Naomi Klein and others were concerned with Obama not being pressured enough by the left. I listened to an excellent interview with her just around the election. She was talking about how Clinton, by the time he was even inaugurated, was talked out of much of the change he intended. This is what you see from similar writers.

    So, it’s not really a matter of let’s wait and see what Obama does. Not from the standpoint of Naomi Klein or any other thinkers in her league.

  • Yes, and Democracy Now! website has daily discussions and forums. They all worry about Obama’s proclaimed sainthood before anything gets delivered. But you already have some good news and initiatives, like the closing of G-Bay within a year, things like that. So the signs are there. Besides that, I don’t know what else to say except keeping the pressure on and being the watchdog.

  • Cindy D

    A Long Train Ride
    January 23, 2009 By Amy Goodman

    Having heard the reply of labor organizer and civil rights leader A. Philip Randolph, to a question asking what he thought about the plight of the negro and the state of the nation.

    Eleanor Roosevelt said, “You know, Mr. Randolph, I’ve heard everything you’ve said tonight, and I couldn’t agree with you more. I agree with everything that you’ve said, including my capacity to be able to right many of these wrongs and to use my power and the bully pulpit. … But I would ask one thing of you, Mr. Randolph, and that is go out and make me do it.”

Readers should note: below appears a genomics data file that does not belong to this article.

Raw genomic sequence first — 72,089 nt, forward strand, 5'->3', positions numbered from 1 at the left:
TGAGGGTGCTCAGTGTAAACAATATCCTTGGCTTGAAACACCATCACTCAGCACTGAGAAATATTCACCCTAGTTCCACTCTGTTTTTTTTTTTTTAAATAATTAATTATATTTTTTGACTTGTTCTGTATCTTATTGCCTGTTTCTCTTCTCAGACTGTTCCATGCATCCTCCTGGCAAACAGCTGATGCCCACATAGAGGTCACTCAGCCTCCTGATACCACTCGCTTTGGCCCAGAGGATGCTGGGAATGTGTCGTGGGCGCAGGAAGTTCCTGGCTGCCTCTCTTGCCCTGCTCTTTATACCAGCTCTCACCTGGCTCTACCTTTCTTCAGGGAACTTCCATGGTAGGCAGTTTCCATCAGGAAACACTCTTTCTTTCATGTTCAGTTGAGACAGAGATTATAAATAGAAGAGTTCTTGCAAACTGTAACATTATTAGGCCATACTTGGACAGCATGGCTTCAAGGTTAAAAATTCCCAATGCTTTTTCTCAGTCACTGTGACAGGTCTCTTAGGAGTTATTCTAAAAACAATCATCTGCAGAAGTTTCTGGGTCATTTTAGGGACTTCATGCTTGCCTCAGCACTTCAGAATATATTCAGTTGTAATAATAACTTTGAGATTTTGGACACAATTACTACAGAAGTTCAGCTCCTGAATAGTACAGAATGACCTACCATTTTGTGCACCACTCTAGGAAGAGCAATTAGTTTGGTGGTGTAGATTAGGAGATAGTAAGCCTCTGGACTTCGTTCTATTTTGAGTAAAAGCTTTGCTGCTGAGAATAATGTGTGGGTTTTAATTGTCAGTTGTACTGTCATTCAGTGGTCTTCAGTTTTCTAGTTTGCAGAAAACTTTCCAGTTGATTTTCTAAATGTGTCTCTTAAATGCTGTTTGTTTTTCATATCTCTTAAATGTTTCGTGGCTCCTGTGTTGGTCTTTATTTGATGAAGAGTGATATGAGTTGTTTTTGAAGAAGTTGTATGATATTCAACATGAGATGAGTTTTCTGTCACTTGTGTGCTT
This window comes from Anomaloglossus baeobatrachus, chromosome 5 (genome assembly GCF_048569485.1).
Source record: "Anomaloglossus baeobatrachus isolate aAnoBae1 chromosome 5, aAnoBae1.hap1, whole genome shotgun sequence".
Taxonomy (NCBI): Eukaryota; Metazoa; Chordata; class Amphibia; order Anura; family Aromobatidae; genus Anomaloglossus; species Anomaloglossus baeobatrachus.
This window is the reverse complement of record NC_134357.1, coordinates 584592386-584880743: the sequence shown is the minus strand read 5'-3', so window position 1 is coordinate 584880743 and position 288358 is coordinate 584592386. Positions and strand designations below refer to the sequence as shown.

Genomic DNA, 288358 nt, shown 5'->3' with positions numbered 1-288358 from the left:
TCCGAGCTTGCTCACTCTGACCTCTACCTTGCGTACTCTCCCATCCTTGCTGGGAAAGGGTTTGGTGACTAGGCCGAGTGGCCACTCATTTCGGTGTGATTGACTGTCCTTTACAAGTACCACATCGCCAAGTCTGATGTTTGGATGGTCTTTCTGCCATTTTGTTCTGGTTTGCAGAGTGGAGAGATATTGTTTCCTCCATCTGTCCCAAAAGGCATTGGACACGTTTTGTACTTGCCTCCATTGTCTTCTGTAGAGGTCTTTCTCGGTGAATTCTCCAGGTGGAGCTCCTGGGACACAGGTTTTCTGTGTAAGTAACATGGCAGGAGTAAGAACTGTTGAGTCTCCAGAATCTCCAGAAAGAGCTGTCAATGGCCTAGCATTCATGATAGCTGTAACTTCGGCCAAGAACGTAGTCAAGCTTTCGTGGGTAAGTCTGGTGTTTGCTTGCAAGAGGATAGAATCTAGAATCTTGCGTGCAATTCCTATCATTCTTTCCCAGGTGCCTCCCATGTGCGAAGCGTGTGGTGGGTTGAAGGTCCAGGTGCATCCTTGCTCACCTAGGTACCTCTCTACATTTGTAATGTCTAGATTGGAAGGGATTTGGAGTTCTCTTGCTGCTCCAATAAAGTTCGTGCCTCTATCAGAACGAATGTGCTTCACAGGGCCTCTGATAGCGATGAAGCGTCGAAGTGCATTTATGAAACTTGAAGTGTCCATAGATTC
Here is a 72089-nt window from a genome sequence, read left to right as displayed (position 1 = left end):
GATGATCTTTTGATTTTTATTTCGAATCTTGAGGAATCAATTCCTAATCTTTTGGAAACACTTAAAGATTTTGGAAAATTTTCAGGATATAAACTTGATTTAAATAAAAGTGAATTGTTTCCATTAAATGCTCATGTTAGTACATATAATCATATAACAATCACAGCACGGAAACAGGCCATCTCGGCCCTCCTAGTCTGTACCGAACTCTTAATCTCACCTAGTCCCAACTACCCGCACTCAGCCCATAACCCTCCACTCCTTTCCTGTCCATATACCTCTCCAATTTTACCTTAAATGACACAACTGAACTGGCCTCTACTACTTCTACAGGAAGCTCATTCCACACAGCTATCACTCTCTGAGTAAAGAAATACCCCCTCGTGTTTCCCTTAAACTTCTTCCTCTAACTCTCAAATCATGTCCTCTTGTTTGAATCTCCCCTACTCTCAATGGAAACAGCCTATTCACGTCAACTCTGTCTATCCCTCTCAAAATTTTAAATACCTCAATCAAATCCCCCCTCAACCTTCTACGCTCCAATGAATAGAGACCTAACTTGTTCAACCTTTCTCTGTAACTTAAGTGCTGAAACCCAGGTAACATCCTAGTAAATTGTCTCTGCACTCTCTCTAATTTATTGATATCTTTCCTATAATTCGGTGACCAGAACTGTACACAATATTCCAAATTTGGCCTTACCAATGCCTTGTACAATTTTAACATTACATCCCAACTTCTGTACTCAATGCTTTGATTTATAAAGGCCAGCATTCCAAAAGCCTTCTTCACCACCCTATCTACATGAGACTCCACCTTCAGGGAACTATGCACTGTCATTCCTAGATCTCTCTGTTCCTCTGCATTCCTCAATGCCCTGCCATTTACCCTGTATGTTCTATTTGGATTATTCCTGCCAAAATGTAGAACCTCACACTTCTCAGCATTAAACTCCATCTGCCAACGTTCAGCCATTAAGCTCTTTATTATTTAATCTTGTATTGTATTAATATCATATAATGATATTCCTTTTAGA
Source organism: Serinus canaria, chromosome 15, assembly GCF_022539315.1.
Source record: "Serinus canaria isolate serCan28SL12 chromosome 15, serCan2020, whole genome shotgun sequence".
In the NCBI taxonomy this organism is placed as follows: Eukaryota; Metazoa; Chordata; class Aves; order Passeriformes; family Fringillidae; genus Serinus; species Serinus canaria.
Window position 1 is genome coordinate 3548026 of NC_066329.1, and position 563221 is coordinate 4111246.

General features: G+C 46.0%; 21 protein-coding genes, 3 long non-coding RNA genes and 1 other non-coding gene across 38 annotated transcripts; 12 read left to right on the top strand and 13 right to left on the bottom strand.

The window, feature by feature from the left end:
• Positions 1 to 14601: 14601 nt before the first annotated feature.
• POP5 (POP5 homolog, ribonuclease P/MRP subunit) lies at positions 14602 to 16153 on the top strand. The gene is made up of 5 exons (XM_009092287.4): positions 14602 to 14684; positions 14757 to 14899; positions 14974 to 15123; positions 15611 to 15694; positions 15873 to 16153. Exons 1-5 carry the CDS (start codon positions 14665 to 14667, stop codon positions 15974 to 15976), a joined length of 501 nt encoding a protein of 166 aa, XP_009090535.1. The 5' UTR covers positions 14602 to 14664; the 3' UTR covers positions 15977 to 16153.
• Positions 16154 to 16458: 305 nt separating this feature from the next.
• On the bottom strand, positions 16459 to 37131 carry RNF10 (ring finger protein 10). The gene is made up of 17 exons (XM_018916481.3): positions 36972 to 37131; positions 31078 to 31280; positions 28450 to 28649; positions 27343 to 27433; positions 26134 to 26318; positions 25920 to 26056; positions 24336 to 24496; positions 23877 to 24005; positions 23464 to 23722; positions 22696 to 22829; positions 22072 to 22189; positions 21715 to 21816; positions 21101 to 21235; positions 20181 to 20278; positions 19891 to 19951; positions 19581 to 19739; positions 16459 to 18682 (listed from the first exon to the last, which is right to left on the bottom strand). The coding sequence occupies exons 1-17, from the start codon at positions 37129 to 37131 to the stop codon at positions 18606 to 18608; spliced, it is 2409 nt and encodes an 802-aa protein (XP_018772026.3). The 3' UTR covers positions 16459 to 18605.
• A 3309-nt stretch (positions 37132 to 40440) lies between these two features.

This story was retold by Obama at a campaign fundraiser in Montclair, N.J., more than a year ago. It was in response to a person asking Obama about finding a just solution to the Israeli/Palestinian conflict. After recounting the Randolph story, Obama said he was just one person, that he couldn’t do it alone. Obama’s final answer: “Make me do it.”


    As Obama begins his first week as president, some might caution that it’s only fair to wait and see what he might do. But the peace group Code Pink is not waiting. Along the inaugural parade route, they were handing out thousands of pink ribbons, encouraging people to join them in holding President Obama to his campaign peace promises: End the war in Iraq; shut down Guantanamo; reject the Military Commissions Act; stop torture; work to eliminate nuclear weapons; hold direct, unconditional talks with Iran; and abide by Senate-approved international treaties.